I’m currently on a tour bus heading to NYC. During our New York wanderings, we’ll be near the Greenwich Village area. Back in 1911, this neighborhood witnessed the most grisly industrial disaster in the history of New York City - the Triangle Shirt Waist Factory Fire. This week marks the 108th anniversary of the catastrophe. It’s a sad story filled with searing imagery.
During the turn-of-the-century era, in order to prevent theft and stop workers from taking unauthorized breaks during their shift, many industrial facilities locked their doors. While effective in preventing unauthorized employee exits, the practice also was a great danger if an emergency evacuation became necessary.
Now enter the Triangle Shirtwaist Company. Owned by Russian immigrants Max Blanck & Isaac Harris, the booming facility produced women’s blouses (then called ‘shirtwaists’) on the 8th, 9th & 10th floors of the Asch Building (now a historic landmark near Washington Square Park).
Towards the end of the workday on Saturday, March 25th, 1911, a fire broke out on the 8th floor. It was likely caused by a match or cigarette ill-disposed in a cloth-scrap-bin. The fire spread rapidly. Soon the unlocked escape routes were blocked. The best remaining exit was rendered unusable by a locked door (the factory foreman who possessed the key had already fled the building).
The fire companies who responded had no ladders that could reach above the 6th floor. Terrified factory workers were compelled to use the flimsy fire escape - which quickly collapsed under their weight. People began jumping to avoid the rising blaze. In total, 146 garment workers (most of them young immigrant women) would perish, including 62 who jumped or fell to their death. One agonized eye witness account of the scene reported that,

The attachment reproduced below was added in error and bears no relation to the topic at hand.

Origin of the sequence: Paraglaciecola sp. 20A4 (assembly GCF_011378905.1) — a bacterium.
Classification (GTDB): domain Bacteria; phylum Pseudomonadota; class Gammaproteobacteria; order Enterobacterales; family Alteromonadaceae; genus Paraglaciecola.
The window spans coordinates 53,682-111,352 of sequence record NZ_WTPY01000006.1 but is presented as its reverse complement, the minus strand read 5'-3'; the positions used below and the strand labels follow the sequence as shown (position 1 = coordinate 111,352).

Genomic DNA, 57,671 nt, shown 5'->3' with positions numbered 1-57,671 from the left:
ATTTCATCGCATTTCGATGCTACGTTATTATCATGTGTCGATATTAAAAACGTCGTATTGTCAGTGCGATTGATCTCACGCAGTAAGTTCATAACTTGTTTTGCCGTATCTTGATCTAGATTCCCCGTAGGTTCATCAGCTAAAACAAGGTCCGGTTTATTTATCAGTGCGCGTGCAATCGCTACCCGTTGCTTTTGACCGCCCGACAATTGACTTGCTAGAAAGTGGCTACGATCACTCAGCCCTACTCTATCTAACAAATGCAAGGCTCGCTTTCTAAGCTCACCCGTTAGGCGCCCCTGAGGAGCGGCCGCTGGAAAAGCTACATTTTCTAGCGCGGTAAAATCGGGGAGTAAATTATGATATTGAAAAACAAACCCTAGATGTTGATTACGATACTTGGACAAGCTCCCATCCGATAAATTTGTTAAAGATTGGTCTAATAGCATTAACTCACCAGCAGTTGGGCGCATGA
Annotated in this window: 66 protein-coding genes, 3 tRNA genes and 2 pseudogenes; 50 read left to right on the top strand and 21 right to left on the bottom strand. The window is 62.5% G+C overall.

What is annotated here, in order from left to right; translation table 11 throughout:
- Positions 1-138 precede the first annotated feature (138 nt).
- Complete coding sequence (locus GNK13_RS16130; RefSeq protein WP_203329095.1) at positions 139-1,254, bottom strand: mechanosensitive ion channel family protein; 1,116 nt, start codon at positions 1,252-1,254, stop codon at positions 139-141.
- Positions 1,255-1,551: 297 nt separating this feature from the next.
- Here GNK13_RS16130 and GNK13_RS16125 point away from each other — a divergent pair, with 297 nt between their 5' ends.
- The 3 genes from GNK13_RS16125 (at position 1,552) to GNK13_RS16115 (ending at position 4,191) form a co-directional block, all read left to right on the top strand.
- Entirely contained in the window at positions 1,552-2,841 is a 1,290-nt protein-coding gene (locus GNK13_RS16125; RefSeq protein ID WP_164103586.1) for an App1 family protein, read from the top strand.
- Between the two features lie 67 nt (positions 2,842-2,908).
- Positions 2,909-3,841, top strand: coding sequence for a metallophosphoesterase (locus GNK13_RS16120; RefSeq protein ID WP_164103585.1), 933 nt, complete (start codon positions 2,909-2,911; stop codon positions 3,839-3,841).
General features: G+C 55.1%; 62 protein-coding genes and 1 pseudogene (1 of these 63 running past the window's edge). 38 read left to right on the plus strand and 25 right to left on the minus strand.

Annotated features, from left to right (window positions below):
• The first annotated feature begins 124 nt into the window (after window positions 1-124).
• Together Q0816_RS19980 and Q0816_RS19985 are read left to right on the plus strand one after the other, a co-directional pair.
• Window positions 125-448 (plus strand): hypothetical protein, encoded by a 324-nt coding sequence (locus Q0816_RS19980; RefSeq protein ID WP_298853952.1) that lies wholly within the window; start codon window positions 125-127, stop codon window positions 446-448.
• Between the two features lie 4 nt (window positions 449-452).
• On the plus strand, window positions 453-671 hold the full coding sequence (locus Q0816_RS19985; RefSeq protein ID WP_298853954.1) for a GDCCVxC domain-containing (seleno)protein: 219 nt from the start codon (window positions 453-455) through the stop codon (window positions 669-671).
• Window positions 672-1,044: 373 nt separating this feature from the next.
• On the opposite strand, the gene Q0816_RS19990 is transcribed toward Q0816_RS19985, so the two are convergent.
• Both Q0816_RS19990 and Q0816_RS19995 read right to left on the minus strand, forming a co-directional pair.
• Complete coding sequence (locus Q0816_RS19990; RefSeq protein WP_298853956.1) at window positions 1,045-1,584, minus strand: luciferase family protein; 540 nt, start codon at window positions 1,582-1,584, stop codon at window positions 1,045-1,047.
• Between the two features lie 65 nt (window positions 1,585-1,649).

Horrified and helpless, the crowds—I among them—looked up at the burning building, saw girl after girl appear at the reddened windows, pause for a terrified moment, and then leap to the pavement below, to land as mangled, bloody pulp. This went on for what seemed a ghastly eternity. Occasionally a girl who had hesitated too long was licked by pursuing flames and, screaming with clothing and hair ablaze, plunged like a living torch to the street. Life nets held by the firemen were torn by the impact of the falling bodies.
The resulting furor over the disaster would herald widespread changes in worker rights and labor laws. Soon after, laws providing for improved building access and egress, sprinkler systems, fire extinguishers, hourly work limits (and much more) were adopted throughout New York State & the nation. Of course, these overdue mandates did little to assuage the anguish of devastated families victimized by the fire.
As of today, a permanent memorial honoring the dead and remembering the horrible event is still in-the-works. For updates, visit the Remember the Triangle Fire Coalition website.